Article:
Immigration gathering info on gay event to deny participant entry

Immigration gathering info on gay event to deny participant entry
Datuk Seri Mustafar Ali said this was to ensure that individuals entering Malaysia for the event would be served with the Not To Land (NTL) notice under Section 8 of the Immigration Act 1559/63.
BUTTERWORTH: The Immigration Department is gathering information from the police and enforcement agencies to deny entry to foreign participants of a gay event scheduled to be held in Kuala Lumpur later this month.

Director-general, Datuk Seri Mustafar Ali said this was to ensure that individuals entering Malaysia for the event would be served with the Not To Land (NTL) notice under Section 8 of the Immigration Act 1559/63.

"The government has decided to ban the event and the Immigration (Department) has been instructed to restrict any individual or organiser from entering the country.
"I also do not understand those who question the Immigration about prohibiting individuals involved in the event from coming to Malaysia as it (the gay event) is against our country's culture and this is not just about Islam, but (the event) is too abnormal to us (in Malaysia)," he told reporters after a meeting with employers to discuss the issue of foreign workers here today.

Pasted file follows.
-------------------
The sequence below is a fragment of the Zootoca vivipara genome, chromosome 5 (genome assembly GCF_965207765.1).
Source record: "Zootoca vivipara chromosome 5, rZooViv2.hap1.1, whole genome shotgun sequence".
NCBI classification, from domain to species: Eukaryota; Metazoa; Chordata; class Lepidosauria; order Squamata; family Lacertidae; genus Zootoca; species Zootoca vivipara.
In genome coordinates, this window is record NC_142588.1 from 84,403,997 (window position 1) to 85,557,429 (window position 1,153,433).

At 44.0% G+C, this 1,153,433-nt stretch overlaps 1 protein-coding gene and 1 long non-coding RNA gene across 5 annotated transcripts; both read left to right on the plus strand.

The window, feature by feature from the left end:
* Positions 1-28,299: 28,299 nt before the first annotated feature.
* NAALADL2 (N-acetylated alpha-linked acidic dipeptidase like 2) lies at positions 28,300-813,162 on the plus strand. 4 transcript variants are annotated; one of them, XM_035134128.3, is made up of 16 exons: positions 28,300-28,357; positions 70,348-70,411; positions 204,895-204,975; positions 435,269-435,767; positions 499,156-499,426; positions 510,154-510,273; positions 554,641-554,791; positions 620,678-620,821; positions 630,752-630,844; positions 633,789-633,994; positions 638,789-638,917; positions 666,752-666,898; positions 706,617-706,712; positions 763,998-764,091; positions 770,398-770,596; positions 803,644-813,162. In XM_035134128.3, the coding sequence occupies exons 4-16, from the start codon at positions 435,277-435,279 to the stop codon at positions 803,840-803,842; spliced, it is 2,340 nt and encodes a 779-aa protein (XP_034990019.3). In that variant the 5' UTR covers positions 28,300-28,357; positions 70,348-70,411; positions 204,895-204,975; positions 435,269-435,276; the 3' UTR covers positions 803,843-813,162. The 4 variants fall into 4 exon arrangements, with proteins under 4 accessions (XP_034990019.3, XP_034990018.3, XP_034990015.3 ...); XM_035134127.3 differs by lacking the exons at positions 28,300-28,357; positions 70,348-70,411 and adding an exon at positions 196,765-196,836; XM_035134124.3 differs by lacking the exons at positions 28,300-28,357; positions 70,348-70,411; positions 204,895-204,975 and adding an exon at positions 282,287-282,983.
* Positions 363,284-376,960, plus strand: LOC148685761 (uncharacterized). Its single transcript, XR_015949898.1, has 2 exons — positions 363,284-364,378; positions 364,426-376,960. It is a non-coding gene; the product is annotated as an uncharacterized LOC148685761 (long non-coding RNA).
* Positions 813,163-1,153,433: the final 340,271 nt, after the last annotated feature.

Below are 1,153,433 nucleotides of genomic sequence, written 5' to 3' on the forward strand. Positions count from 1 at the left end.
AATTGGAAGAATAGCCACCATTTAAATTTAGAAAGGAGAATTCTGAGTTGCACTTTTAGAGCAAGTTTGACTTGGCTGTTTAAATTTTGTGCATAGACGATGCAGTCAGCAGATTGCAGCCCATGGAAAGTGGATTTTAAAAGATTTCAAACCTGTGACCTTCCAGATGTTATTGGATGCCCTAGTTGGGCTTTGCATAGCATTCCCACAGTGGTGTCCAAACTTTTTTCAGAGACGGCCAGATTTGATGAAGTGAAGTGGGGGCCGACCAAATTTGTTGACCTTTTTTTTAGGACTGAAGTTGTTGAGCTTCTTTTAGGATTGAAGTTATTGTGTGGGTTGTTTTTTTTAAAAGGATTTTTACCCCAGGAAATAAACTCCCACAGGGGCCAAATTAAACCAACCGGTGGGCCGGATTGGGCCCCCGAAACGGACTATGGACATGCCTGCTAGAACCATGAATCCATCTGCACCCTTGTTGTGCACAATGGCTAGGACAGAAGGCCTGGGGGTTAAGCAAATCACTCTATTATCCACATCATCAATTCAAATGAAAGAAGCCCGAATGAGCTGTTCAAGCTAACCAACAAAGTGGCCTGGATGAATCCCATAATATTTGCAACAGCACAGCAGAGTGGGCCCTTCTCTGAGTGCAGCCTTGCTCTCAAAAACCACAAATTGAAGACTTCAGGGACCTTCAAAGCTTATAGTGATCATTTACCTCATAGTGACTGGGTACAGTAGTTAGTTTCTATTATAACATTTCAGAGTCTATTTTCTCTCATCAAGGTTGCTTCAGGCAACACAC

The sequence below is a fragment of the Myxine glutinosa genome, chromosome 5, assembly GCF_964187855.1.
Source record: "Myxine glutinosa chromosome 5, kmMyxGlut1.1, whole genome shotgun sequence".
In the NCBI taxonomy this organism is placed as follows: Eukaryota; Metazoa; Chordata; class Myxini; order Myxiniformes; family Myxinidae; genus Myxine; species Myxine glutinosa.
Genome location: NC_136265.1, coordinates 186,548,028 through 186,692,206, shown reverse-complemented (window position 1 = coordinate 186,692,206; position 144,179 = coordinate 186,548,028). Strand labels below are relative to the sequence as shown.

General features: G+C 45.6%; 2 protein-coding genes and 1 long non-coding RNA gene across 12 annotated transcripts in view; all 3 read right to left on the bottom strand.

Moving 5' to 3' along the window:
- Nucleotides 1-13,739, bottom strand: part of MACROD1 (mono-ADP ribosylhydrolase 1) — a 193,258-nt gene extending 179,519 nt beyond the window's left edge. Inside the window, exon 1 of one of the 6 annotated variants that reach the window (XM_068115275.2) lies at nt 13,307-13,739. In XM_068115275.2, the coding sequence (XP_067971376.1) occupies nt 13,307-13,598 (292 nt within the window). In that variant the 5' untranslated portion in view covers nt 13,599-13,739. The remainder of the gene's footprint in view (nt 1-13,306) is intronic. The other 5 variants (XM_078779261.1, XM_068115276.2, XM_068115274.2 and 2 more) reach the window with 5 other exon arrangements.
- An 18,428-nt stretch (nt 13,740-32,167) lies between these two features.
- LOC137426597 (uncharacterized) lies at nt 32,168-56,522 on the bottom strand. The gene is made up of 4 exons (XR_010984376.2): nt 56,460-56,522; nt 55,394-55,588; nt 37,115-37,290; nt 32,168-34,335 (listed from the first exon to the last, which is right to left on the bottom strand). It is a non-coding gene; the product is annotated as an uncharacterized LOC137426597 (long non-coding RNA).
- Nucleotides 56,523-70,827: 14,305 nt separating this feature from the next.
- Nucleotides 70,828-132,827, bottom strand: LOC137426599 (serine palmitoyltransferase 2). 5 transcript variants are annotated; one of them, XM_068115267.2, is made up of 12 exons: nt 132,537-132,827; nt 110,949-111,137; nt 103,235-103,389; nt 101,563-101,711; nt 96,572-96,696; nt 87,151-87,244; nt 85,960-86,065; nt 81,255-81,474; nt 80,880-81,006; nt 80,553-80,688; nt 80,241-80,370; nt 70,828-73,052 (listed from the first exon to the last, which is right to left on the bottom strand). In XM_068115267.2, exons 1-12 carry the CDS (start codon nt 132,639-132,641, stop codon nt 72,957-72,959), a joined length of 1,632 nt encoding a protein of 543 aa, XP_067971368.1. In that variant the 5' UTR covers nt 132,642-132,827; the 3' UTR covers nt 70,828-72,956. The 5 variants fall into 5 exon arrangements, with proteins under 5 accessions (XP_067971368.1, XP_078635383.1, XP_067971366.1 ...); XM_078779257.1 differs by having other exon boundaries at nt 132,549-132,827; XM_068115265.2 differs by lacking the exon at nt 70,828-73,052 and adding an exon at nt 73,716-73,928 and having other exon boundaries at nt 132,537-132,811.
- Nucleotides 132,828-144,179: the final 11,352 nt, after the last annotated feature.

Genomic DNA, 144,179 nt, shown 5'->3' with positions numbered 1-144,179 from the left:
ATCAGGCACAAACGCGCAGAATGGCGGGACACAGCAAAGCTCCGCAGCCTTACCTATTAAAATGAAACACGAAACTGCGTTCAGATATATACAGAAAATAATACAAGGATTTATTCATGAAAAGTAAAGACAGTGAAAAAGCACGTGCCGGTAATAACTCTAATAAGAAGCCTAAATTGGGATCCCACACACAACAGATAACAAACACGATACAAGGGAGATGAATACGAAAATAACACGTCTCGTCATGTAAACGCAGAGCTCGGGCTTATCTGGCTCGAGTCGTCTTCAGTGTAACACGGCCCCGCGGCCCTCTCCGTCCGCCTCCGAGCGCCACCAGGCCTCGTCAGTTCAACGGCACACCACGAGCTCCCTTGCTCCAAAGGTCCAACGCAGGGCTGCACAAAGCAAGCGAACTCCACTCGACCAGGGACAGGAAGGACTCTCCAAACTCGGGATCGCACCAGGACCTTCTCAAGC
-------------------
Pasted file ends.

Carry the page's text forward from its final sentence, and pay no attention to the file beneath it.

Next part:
Deputy Prime Minister Datuk Seri Dr Ahmad Zahid Hamidi on Friday said the Malaysian Government would not allow any gay event or party which was reportedly planned to be held in Kuala Lumpur on Sept 30.

Ahmad Zahid, who is also Home Minister, said he had directed the police not to approve permit for the event, even though the organiser had yet to apply for a permit.

It was reported that the party was being held to promote the 'White Party Bangkok', the largest annual gay gathering event in Asia, scheduled for Dec 28 in Thailand.

Meanwhile, Mustafar said employers should not be afraid or worried to apply for foreign workers to work in their company because the department was always ready to approve them if they complied with existing rules.

He said currently, there were 1.72 million registered foreign workers in the country and he believed the number was sufficient to meet employer demands.

"Besides, employers are advised not to apply for foreign workers through 'middlemen' but instead, go directly through the Immigration Department to avoid being cheated and charged high fees by them (middlemen). We will also take stern action against 'middlemen'," he added."

-- BERNAMA